I left my previous article asking what of the Yellow-legged gulls that had alerted me to the presence of migrating vultures over Gibraltar? Yellow-legged Gulls Larus michahellis breed on the Rock of Gibraltar and the late spring arrival of Griffon Vultures Gyps fulvus coincides with the time that the gulls have chicks on their nests. Gulls are aggressive in the defence of their young and they don’t like big raptors getting close. Griffons are about as big as migrating raptors come so they are the subject of special attention.

Griffon Vulture chased by Yellow-legged Gulls during spring migration at Gibraltar

This is the last hurdle in the arduous journey of the Griffons that left West Africa and crossed the Sahara Desert. Having made it across the desert, they then travelled northwards towards the Strait of Gibraltar. These big soaring birds avoid long sea crossings but even the 14 km of Strait of Gibraltar can be demanding. In fresh westerly winds they get displaced eastwards towards the Rock, adding an extra 7 km to the crossing. They arrive exhausted, only to be greeted by flocks of angry gulls.

Yellow-legged Gull tries to down a Griffon Vulture by any means, including pulling at its feathers

The gulls mob the vultures relentlessly and often drive them into the sea. The lucky ones are rescued and rehabilitated at a unit run by the Gibraltar Ornithological and Natural History Society (GONHS) but many others never make it.

A Griffon Vulture has ditched into the sea with Yellow-legged gulls in attendance

Griffons are scavengers. They pose no threat to the gulls or their chicks. So why attack them? My hunch is that the gulls simply respond to the raptor shape. The larger the shape, the more intense the response. That is how they perceive threat. What that means is that the gulls are making a mistake each time they charge at a Griffon. They waste energy and get nothing in return. Or do they? It is possible that gulls attacking the vultures are measuring themselves against other gulls and working themselves up a pecking order. Gull mobbing may have a status message between gulls.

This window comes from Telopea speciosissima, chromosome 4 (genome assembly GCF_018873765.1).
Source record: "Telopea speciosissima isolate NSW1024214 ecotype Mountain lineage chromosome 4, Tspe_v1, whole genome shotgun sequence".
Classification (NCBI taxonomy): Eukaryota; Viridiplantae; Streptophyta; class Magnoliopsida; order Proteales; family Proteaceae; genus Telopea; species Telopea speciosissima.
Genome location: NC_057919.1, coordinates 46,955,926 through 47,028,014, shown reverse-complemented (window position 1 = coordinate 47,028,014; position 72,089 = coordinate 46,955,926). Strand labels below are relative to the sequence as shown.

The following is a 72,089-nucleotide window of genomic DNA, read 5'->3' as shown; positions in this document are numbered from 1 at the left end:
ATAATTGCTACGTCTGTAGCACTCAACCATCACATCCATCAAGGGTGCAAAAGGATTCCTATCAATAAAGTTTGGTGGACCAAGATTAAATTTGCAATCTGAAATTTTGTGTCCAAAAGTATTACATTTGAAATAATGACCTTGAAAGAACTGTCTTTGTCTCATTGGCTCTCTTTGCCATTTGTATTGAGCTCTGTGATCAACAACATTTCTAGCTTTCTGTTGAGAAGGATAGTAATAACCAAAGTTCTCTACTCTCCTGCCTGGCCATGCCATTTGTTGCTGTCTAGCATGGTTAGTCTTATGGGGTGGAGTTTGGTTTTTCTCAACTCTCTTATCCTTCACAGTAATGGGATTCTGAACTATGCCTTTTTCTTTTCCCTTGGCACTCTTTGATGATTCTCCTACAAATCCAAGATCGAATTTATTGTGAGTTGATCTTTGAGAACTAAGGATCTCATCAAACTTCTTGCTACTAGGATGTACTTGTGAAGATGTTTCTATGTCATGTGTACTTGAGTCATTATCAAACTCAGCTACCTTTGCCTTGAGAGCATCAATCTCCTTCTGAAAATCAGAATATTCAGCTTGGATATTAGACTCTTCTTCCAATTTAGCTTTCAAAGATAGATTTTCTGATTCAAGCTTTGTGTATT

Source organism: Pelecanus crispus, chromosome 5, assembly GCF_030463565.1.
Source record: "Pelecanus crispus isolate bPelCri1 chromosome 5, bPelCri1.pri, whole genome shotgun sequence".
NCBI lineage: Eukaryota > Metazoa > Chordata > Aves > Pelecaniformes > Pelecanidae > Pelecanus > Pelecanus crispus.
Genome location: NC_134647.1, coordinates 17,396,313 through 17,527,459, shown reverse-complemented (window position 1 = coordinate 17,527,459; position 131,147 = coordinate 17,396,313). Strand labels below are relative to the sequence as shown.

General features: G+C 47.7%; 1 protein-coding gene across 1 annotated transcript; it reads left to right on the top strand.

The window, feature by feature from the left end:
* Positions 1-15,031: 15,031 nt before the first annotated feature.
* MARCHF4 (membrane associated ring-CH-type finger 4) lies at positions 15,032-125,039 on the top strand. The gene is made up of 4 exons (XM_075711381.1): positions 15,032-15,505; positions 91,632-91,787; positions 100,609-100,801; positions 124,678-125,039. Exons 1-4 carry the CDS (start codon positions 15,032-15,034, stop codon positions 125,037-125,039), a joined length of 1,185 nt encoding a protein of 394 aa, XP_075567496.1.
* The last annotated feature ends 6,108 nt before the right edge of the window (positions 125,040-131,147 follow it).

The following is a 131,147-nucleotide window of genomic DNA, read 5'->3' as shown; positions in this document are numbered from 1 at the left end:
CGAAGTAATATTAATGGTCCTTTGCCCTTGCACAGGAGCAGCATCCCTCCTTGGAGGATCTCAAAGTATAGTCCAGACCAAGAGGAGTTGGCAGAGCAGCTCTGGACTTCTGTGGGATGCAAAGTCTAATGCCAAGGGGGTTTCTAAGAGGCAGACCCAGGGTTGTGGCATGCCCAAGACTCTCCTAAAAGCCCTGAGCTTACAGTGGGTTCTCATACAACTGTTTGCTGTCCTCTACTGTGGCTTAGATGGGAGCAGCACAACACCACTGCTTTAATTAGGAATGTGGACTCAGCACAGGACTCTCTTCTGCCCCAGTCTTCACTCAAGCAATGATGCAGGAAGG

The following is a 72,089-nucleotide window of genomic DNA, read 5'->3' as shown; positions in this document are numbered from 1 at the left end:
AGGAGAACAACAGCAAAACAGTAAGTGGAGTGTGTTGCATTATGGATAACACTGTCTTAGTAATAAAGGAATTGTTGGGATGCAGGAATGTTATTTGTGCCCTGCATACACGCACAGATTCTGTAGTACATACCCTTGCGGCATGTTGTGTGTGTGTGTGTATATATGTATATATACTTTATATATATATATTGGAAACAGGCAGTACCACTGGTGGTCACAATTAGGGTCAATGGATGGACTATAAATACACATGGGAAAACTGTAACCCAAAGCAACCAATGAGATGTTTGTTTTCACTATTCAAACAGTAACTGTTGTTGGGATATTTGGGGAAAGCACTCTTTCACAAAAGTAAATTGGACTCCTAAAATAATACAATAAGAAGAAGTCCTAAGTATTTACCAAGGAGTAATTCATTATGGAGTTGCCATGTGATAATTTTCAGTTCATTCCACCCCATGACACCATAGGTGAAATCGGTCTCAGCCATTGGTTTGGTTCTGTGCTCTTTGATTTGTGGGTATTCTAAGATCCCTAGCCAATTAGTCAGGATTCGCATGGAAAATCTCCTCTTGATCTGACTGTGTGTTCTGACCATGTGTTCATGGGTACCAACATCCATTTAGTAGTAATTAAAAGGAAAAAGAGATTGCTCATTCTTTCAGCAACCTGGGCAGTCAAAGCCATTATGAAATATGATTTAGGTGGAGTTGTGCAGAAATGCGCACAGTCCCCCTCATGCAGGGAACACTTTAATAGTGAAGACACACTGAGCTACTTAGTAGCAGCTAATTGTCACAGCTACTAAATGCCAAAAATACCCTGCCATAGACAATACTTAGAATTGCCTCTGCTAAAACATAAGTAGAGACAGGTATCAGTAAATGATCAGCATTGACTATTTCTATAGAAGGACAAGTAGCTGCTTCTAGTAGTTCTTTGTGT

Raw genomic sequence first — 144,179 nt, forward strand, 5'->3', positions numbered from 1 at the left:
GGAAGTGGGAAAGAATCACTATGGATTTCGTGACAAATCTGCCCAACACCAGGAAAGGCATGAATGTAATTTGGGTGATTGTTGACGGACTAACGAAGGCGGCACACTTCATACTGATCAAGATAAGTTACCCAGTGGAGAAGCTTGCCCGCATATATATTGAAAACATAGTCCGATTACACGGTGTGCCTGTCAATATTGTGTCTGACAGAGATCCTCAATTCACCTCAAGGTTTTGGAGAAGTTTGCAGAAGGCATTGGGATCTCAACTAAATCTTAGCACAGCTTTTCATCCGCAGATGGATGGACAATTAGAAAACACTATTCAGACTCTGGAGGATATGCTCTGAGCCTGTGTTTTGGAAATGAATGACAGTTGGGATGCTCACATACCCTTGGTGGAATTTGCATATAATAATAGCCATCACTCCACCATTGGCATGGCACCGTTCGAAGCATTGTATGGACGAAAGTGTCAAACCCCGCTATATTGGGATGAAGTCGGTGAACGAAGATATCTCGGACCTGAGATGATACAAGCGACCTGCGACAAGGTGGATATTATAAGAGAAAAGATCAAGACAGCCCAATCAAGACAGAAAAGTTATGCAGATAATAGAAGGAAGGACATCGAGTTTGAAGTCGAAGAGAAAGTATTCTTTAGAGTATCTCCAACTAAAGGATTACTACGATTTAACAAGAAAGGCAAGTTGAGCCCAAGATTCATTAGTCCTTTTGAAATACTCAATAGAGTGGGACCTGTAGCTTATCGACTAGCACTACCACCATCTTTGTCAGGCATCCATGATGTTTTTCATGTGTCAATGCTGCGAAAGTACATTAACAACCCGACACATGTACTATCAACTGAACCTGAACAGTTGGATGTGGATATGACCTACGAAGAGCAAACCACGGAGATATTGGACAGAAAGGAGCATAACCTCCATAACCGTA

Yellow-legged gull lands on the back of a flying Griffon Vulture and bites its neck

People often describe the horrible gulls that attack the poor vultures. The condemnation of the gulls can get quite bitter. Yet, all the gulls are doing is defending their own. If there are too many gulls, it’s largely our fault for providing so much food for them. I have been following the local gulls with GPS tags and they spend most of their time in rubbish tips in Spain and Morocco. But why should we style the gull as enemy and the vulture as friend?

Defiant Yellow-legged Gull chick

The Griffons meet an even worse opponent than the gulls when they arrive at Gibraltar. Peregrine Falcons Falco peregrinus also lie in wait and defend their own young, just as the gulls do. They, too, will drive Griffons into the sea and kill them. But, to us, Peregrines are the sign of nobility, agility and strength, so we never sentence them in the same way that we do the gulls. These are subjective and pervasive attitudes that seem to drive a great deal of nature conservation. We save pandas and tigers, as we should, but we don’t give as much thought to the creepy crawlies and other less-attractive creatures that also need our help.

Peregrine Falcon attacks Griffon Vulture at Gibraltar
Written by Clive Finlayson
Growing up in Gibraltar, it is impossible not to notice large birds of prey, in the thousands, overhead. That, and his father’s influence, got Clive hooked on birds from a very young age. His passion for birds took him eventually to the Edward Grey Institute of Field Ornithology at Oxford University where he read for a DPhil, working with swifts and pallid swifts. Publishing papers, articles and books on birds aside, Clive is also a keen bird photographer. He started as a poor student with an old Zenit camera and a 400 mm lens; nowadays he works with a Nikon mirrorless system. Although his back garden is Gibraltar and the Strait of Gibraltar, Clive has an intimate knowledge of Iberian birds but his work also takes him much further afield, from Canada to Japan to Australia. He is Director of the Gibraltar National Museum. Clive's beat is "Avian Survivors", the title of one of his books in which he describes the birds of the Palaearctic as survivors that pulled through a number of ice ages to reach us today.